Up to 10 Points
Total Up to 40 Points
Glossary of Important Terms

View the full glossary of terms and definitions for helpful reference in understanding goals and priorities. The glossary begins on page 20 of the Thrive Grant Guidelines - Additional Program Details (PDF, 575 KB).

 

Intersectionality

The term intersectionality was coined by Kimberlé Williams Crenshaw to highlight the overlapping vulnerabilities that are at play in shaping the life chances of some of society's most vulnerable populations, for example: women who are poor, of color, or who are undocumented. ​

Intersectionality describes the many ways in which various forms of discriminations can intersect, creating special vulnerabilities for some. Vulnerabilities related to systemic and institutional racism are an integral part of intersectionality.​

 

Cultural Displacement

Cultural displacement occurs through changes in the aspects of a neighborhood that have provided long-time residents with a sense of belonging and allowed residents to live their lives in familiar ways.  ​

As the scale of residential change advances, and shops and services shift to focus on new residents, remaining residents may feel a sense of dislocation despite physically remaining in the neighborhood. This may also reflect the changing racial or ethnic character of the neighborhood—not just its class composition.​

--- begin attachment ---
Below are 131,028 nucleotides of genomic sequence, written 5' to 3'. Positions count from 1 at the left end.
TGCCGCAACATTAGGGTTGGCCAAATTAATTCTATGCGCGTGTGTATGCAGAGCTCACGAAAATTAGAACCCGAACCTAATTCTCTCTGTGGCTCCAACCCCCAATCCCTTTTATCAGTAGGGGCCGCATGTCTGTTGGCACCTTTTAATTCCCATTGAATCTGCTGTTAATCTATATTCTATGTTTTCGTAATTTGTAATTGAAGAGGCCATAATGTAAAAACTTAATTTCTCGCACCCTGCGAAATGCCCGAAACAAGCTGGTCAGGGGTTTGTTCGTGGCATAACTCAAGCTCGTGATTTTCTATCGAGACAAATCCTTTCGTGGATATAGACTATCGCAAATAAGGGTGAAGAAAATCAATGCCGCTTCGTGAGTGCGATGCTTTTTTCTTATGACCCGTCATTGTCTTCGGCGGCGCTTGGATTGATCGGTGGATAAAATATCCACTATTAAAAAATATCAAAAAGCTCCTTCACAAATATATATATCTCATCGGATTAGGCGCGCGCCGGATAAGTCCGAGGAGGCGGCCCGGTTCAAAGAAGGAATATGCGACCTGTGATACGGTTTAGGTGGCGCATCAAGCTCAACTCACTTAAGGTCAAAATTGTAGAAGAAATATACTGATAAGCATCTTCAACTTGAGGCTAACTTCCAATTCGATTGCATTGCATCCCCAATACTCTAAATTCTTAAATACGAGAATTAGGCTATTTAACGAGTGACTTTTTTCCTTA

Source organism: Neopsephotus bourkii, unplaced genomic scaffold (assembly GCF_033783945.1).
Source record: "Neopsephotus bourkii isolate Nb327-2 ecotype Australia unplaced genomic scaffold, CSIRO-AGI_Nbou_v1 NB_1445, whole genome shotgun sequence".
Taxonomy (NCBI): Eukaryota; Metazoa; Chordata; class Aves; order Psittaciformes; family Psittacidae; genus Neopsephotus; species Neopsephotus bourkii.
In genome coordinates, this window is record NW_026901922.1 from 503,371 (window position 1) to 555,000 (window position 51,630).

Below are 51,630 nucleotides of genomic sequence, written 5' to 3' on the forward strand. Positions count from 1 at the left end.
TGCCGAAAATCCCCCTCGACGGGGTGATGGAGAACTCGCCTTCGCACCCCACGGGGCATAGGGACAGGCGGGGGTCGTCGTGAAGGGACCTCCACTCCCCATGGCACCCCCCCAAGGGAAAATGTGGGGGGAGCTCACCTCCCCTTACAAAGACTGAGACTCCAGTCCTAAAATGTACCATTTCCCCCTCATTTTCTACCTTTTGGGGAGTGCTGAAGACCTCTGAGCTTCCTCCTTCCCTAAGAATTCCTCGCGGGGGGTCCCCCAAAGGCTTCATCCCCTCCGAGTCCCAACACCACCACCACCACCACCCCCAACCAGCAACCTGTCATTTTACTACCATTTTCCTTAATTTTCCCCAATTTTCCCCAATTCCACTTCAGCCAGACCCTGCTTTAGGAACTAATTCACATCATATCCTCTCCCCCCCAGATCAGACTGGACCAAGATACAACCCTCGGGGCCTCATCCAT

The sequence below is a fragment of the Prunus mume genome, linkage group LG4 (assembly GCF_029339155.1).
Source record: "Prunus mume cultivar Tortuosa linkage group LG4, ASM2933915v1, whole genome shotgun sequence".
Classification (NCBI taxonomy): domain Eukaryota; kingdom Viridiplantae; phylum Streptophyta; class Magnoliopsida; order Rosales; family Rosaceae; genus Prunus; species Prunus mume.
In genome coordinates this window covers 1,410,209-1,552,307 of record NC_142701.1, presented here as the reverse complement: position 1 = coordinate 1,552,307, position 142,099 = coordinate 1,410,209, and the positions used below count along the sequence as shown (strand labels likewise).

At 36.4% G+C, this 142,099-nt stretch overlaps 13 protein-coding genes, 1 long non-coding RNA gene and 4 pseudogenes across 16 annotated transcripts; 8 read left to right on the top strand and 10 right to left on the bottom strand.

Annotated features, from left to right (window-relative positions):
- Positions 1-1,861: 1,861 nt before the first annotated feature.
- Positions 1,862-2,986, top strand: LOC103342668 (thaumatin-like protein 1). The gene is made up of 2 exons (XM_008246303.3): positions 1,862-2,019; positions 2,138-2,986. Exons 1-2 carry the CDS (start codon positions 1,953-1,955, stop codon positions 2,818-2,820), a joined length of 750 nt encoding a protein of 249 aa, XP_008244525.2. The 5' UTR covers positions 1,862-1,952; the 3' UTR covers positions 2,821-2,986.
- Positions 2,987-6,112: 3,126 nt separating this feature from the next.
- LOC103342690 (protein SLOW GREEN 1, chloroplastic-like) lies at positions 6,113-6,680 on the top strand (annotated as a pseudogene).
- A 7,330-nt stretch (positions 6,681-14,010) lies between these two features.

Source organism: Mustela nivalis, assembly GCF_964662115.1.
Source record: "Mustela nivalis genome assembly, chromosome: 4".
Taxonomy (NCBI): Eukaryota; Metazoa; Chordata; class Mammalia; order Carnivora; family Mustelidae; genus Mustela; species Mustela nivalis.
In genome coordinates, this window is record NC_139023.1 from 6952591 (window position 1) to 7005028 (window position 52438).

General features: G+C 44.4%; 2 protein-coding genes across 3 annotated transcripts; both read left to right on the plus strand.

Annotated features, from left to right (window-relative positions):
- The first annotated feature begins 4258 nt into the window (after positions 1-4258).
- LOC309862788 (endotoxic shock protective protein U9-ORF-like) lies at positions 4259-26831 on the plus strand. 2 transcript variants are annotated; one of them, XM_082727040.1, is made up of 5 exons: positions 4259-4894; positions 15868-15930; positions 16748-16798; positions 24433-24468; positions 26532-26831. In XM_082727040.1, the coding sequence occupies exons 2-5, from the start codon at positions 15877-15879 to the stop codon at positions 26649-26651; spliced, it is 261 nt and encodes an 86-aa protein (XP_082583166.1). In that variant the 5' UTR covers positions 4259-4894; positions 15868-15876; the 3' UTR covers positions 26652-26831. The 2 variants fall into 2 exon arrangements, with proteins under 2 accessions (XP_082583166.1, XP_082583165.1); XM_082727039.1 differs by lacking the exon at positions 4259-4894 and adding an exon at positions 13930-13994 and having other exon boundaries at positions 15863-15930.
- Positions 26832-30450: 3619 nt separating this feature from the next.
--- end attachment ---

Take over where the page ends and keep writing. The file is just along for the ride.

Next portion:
Cultural Erasure

Cultural erasure is when, because of cultural displacement, key aspects of neighborhoods that allow both current and future residents to feel at home go missing.

Current and future residents lose access to opportunities in the neighborhood and the scale of change erases key aspects of the neighborhood that allows residents to feel at home.​

 

Content was developed in collaboration with the City of Austin's Equity Office and industry resources. 

 

Grant Awardee Commitments

In addition to application proposals, the following information will also be required.

Cohort Participation

Selected awardees will participate in a cohort to: